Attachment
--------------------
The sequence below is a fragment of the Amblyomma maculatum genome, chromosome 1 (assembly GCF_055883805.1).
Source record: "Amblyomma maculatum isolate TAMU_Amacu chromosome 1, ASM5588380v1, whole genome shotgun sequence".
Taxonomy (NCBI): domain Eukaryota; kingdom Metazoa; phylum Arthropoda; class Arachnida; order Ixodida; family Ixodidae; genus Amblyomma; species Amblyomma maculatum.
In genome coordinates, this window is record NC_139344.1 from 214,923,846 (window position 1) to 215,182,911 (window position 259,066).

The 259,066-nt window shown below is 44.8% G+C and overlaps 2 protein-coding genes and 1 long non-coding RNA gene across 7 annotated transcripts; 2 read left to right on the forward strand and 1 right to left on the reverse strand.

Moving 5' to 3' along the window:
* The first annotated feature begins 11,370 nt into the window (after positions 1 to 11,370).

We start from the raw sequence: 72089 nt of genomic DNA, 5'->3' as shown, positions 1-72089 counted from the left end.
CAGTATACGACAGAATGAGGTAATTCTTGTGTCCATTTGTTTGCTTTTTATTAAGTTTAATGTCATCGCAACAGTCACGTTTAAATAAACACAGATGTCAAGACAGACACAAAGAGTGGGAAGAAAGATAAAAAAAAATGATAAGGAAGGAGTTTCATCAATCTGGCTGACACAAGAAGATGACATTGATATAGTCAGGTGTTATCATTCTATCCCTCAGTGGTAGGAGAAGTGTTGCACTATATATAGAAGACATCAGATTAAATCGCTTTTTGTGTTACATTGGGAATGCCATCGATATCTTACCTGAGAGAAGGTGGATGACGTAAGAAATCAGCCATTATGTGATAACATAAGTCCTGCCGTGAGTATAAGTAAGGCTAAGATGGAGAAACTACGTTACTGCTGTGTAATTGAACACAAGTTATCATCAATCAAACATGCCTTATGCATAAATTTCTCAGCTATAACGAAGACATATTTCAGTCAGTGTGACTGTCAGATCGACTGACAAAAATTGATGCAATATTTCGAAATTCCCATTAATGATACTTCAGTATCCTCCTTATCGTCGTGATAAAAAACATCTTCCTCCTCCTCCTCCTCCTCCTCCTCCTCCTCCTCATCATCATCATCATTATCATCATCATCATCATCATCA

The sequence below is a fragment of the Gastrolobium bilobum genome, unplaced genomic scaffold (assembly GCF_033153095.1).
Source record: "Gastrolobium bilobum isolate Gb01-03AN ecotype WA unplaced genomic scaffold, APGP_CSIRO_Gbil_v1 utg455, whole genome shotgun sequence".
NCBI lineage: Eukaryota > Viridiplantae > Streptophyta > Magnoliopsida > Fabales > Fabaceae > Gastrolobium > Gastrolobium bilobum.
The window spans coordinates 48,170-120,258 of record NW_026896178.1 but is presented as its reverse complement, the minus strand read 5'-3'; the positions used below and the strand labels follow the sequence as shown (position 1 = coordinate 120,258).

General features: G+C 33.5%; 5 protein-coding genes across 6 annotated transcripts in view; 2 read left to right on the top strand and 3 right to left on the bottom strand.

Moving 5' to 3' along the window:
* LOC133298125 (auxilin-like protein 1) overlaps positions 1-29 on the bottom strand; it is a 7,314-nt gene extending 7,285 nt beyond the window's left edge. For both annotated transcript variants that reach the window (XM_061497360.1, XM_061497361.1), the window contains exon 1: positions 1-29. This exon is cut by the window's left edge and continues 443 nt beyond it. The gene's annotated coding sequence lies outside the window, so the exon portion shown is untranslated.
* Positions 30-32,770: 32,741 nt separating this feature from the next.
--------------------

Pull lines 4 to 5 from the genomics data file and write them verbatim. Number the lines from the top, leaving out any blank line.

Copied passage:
In genome coordinates, this window is record NC_139344.1 from 214,923,846 (window position 1) to 215,182,911 (window position 259,066).

The 259,066-nt window shown below is 44.8% G+C and overlaps 2 protein-coding genes and 1 long non-coding RNA gene across 7 annotated transcripts; 2 read left to right on the forward strand and 1 right to left on the reverse strand.